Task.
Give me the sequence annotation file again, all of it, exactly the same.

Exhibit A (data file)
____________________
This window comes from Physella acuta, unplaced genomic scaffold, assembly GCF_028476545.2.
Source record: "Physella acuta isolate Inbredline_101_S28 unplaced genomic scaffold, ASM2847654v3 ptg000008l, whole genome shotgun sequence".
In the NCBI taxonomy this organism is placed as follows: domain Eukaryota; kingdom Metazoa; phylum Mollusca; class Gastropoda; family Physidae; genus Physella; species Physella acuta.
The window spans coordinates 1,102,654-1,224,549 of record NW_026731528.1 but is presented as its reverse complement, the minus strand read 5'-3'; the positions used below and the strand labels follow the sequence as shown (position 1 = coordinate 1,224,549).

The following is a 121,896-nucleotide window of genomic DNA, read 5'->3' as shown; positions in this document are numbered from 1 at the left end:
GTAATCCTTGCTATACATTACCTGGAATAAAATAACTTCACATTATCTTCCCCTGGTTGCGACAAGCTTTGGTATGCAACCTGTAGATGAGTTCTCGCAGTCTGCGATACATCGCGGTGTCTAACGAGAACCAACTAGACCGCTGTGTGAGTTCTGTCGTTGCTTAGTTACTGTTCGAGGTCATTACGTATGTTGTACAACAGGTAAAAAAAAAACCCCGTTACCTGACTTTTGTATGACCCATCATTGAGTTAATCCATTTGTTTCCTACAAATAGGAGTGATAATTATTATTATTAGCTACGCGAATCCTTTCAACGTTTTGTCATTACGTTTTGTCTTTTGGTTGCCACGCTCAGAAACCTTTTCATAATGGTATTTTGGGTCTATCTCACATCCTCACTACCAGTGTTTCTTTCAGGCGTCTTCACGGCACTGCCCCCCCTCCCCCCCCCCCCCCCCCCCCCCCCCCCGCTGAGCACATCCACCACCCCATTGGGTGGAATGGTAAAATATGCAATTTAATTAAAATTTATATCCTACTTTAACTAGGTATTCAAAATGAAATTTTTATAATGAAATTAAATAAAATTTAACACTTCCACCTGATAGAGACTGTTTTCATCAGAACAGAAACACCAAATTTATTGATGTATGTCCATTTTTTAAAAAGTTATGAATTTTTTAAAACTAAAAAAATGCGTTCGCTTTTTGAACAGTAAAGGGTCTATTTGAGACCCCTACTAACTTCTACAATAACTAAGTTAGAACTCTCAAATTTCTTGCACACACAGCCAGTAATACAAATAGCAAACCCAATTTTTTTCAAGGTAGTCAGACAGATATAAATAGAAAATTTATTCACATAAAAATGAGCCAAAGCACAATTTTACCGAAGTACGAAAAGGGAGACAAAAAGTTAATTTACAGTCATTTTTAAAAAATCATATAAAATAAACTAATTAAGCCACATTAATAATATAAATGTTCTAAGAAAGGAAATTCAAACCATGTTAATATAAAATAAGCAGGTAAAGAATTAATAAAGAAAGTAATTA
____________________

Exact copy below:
This window comes from Physella acuta, unplaced genomic scaffold, assembly GCF_028476545.2.
Source record: "Physella acuta isolate Inbredline_101_S28 unplaced genomic scaffold, ASM2847654v3 ptg000008l, whole genome shotgun sequence".
In the NCBI taxonomy this organism is placed as follows: domain Eukaryota; kingdom Metazoa; phylum Mollusca; class Gastropoda; family Physidae; genus Physella; species Physella acuta.
The window spans coordinates 1,102,654-1,224,549 of record NW_026731528.1 but is presented as its reverse complement, the minus strand read 5'-3'; the positions used below and the strand labels follow the sequence as shown (position 1 = coordinate 1,224,549).

The following is a 121,896-nucleotide window of genomic DNA, read 5'->3' as shown; positions in this document are numbered from 1 at the left end:
GTAATCCTTGCTATACATTACCTGGAATAAAATAACTTCACATTATCTTCCCCTGGTTGCGACAAGCTTTGGTATGCAACCTGTAGATGAGTTCTCGCAGTCTGCGATACATCGCGGTGTCTAACGAGAACCAACTAGACCGCTGTGTGAGTTCTGTCGTTGCTTAGTTACTGTTCGAGGTCATTACGTATGTTGTACAACAGGTAAAAAAAAAACCCCGTTACCTGACTTTTGTATGACCCATCATTGAGTTAATCCATTTGTTTCCTACAAATAGGAGTGATAATTATTATTATTAGCTACGCGAATCCTTTCAACGTTTTGTCATTACGTTTTGTCTTTTGGTTGCCACGCTCAGAAACCTTTTCATAATGGTATTTTGGGTCTATCTCACATCCTCACTACCAGTGTTTCTTTCAGGCGTCTTCACGGCACTGCCCCCCCTCCCCCCCCCCCCCCCCCCCCCCCCCCCGCTGAGCACATCCACCACCCCATTGGGTGGAATGGTAAAATATGCAATTTAATTAAAATTTATATCCTACTTTAACTAGGTATTCAAAATGAAATTTTTATAATGAAATTAAATAAAATTTAACACTTCCACCTGATAGAGACTGTTTTCATCAGAACAGAAACACCAAATTTATTGATGTATGTCCATTTTTTAAAAAGTTATGAATTTTTTAAAACTAAAAAAATGCGTTCGCTTTTTGAACAGTAAAGGGTCTATTTGAGACCCCTACTAACTTCTACAATAACTAAGTTAGAACTCTCAAATTTCTTGCACACACAGCCAGTAATACAAATAGCAAACCCAATTTTTTTCAAGGTAGTCAGACAGATATAAATAGAAAATTTATTCACATAAAAATGAGCCAAAGCACAATTTTACCGAAGTACGAAAAGGGAGACAAAAAGTTAATTTACAGTCATTTTTAAAAAATCATATAAAATAAACTAATTAAGCCACATTAATAATATAAATGTTCTAAGAAAGGAAATTCAAACCATGTTAATATAAAATAAGCAGGTAAAGAATTAATAAAGAAAGTAATTA